extempore

[ik-stem-puh-ree]
adverb
1.
on the spur of the moment; without premeditation or preparation; offhand: Questions were asked extempore from the floor.
2.
without notes: to speak extempore.
3.
(of musical performance) by improvisation.
adjective
4.
extemporaneous; impromptu.

Origin:
1545–55; < Latin: literally, out of the time, at the moment, equivalent to ex out of (see ex-1) + tempore the time (ablative singular of tempus)

nonextempore, adverb, adjective


4. See extemporaneous.
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World English Dictionary
extempore (ɪkˈstɛmpərɪ)
 
adv, —adj
without planning or preparation; impromptu
 
[C16: from Latin ex tempore instantaneously, from ex-1 out of + tempus time]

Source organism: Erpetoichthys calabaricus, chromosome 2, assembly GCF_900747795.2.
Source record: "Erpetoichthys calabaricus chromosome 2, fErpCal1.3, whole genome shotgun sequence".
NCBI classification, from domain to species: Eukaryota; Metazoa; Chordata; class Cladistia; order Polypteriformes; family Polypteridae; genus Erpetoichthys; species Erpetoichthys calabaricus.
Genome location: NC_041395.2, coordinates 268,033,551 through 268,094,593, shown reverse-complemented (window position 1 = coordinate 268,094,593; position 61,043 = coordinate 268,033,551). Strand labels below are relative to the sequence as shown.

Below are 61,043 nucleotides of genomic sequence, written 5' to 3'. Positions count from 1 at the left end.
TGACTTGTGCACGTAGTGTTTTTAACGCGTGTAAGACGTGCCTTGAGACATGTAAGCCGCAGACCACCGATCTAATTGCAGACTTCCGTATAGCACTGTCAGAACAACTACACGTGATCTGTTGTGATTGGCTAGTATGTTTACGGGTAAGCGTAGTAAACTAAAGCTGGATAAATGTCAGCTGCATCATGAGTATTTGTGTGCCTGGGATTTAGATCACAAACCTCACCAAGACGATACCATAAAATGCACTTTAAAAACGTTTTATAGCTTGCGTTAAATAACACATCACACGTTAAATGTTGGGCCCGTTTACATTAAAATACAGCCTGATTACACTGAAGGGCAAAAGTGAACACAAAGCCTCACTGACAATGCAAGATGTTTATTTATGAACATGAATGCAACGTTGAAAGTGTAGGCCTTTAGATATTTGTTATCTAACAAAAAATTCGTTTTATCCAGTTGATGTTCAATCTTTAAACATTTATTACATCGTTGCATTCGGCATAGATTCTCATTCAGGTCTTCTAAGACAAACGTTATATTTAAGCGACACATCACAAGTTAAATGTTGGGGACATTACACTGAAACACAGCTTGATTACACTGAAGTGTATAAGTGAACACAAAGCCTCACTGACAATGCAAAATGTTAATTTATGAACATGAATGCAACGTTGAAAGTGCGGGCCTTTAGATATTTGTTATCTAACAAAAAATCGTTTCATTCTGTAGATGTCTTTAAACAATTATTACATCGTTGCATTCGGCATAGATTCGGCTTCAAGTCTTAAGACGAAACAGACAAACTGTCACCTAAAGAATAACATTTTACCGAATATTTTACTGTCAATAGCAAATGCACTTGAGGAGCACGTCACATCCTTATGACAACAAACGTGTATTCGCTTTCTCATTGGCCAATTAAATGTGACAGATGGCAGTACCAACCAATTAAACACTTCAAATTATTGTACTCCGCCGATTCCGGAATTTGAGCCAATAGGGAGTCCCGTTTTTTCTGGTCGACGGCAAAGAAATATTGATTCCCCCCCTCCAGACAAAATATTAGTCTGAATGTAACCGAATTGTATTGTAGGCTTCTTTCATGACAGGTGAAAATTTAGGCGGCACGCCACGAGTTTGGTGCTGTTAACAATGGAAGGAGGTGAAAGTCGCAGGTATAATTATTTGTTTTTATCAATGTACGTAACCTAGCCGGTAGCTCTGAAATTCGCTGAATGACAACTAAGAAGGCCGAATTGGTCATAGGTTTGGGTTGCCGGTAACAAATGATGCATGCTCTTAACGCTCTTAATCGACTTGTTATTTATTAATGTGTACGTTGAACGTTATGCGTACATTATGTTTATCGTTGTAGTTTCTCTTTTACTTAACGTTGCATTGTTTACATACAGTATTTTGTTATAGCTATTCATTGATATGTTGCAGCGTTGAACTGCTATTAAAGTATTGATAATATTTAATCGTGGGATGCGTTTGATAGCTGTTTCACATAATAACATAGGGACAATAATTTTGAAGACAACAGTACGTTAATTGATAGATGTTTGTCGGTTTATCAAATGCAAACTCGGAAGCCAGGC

Collins English Dictionary - Complete & Unabridged 10th Edition
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Etymonline
Word Origin & History

extempore
1550s (adv.), 1630s (n.), from L. phrase ex tempore "offhand, in accordance with (the needs of) the moment," lit. "out of time," from ex- "out of" + tempore, abl. of tempus (gen. temporis) "time." Of speaking, strictly "without preparation, without time to prepare," but now often with a sense merely
of "without notes or a teleprompter." Related: Extemporize (1717) "to speak ex tempore;" extemporizing.
Online Etymology Dictionary, © 2010 Douglas Harper
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Example sentences
On the other hand, she zealously urged on their project of an extempore play.
They are excellent examples of the low life comedy that grew out of the part of the extempore clown in earlier interludes.
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